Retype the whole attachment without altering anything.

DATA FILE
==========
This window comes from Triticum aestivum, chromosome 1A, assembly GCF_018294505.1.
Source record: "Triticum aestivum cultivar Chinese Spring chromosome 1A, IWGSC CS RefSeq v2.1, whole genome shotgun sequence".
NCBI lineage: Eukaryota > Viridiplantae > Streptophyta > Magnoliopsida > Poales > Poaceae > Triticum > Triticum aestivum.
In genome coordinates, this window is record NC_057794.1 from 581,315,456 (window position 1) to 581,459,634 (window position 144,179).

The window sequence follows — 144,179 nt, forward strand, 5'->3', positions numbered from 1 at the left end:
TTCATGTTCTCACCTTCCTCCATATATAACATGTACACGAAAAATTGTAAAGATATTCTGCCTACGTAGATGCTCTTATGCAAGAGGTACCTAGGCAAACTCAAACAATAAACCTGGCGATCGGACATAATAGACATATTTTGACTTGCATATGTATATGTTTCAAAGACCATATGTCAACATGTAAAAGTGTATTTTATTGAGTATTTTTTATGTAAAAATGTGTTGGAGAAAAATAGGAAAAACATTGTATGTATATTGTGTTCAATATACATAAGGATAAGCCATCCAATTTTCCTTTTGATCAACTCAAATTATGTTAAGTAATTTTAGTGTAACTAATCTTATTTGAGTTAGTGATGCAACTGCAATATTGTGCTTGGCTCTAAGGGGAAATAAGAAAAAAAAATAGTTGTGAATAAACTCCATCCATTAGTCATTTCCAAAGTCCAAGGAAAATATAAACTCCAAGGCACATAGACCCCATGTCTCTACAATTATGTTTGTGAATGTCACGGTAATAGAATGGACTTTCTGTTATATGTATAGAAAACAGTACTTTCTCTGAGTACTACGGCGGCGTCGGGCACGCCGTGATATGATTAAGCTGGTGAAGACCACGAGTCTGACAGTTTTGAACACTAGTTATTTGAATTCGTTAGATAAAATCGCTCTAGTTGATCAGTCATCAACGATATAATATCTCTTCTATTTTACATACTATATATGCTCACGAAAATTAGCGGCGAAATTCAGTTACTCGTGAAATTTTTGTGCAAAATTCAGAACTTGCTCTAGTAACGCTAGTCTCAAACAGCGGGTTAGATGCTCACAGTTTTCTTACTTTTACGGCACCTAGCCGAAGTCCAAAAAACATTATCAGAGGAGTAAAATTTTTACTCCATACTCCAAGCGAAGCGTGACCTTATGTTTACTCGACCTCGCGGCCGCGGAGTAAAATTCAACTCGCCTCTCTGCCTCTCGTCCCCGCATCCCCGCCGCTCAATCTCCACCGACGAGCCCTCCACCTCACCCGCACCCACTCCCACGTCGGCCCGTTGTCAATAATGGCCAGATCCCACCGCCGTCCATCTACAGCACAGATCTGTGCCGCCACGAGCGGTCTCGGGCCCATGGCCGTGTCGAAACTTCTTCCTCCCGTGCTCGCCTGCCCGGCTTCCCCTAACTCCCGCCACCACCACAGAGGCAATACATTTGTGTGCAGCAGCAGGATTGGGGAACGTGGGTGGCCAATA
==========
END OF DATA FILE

This window comes from Triticum aestivum, chromosome 1A, assembly GCF_018294505.1.
Source record: "Triticum aestivum cultivar Chinese Spring chromosome 1A, IWGSC CS RefSeq v2.1, whole genome shotgun sequence".
NCBI lineage: Eukaryota > Viridiplantae > Streptophyta > Magnoliopsida > Poales > Poaceae > Triticum > Triticum aestivum.
In genome coordinates, this window is record NC_057794.1 from 581,315,456 (window position 1) to 581,459,634 (window position 144,179).

The window sequence follows — 144,179 nt, forward strand, 5'->3', positions numbered from 1 at the left end:
TTCATGTTCTCACCTTCCTCCATATATAACATGTACACGAAAAATTGTAAAGATATTCTGCCTACGTAGATGCTCTTATGCAAGAGGTACCTAGGCAAACTCAAACAATAAACCTGGCGATCGGACATAATAGACATATTTTGACTTGCATATGTATATGTTTCAAAGACCATATGTCAACATGTAAAAGTGTATTTTATTGAGTATTTTTTATGTAAAAATGTGTTGGAGAAAAATAGGAAAAACATTGTATGTATATTGTGTTCAATATACATAAGGATAAGCCATCCAATTTTCCTTTTGATCAACTCAAATTATGTTAAGTAATTTTAGTGTAACTAATCTTATTTGAGTTAGTGATGCAACTGCAATATTGTGCTTGGCTCTAAGGGGAAATAAGAAAAAAAAATAGTTGTGAATAAACTCCATCCATTAGTCATTTCCAAAGTCCAAGGAAAATATAAACTCCAAGGCACATAGACCCCATGTCTCTACAATTATGTTTGTGAATGTCACGGTAATAGAATGGACTTTCTGTTATATGTATAGAAAACAGTACTTTCTCTGAGTACTACGGCGGCGTCGGGCACGCCGTGATATGATTAAGCTGGTGAAGACCACGAGTCTGACAGTTTTGAACACTAGTTATTTGAATTCGTTAGATAAAATCGCTCTAGTTGATCAGTCATCAACGATATAATATCTCTTCTATTTTACATACTATATATGCTCACGAAAATTAGCGGCGAAATTCAGTTACTCGTGAAATTTTTGTGCAAAATTCAGAACTTGCTCTAGTAACGCTAGTCTCAAACAGCGGGTTAGATGCTCACAGTTTTCTTACTTTTACGGCACCTAGCCGAAGTCCAAAAAACATTATCAGAGGAGTAAAATTTTTACTCCATACTCCAAGCGAAGCGTGACCTTATGTTTACTCGACCTCGCGGCCGCGGAGTAAAATTCAACTCGCCTCTCTGCCTCTCGTCCCCGCATCCCCGCCGCTCAATCTCCACCGACGAGCCCTCCACCTCACCCGCACCCACTCCCACGTCGGCCCGTTGTCAATAATGGCCAGATCCCACCGCCGTCCATCTACAGCACAGATCTGTGCCGCCACGAGCGGTCTCGGGCCCATGGCCGTGTCGAAACTTCTTCCTCCCGTGCTCGCCTGCCCGGCTTCCCCTAACTCCCGCCACCACCACAGAGGCAATACATTTGTGTGCAGCAGCAGGATTGGGGAACGTGGGTGGCCAATA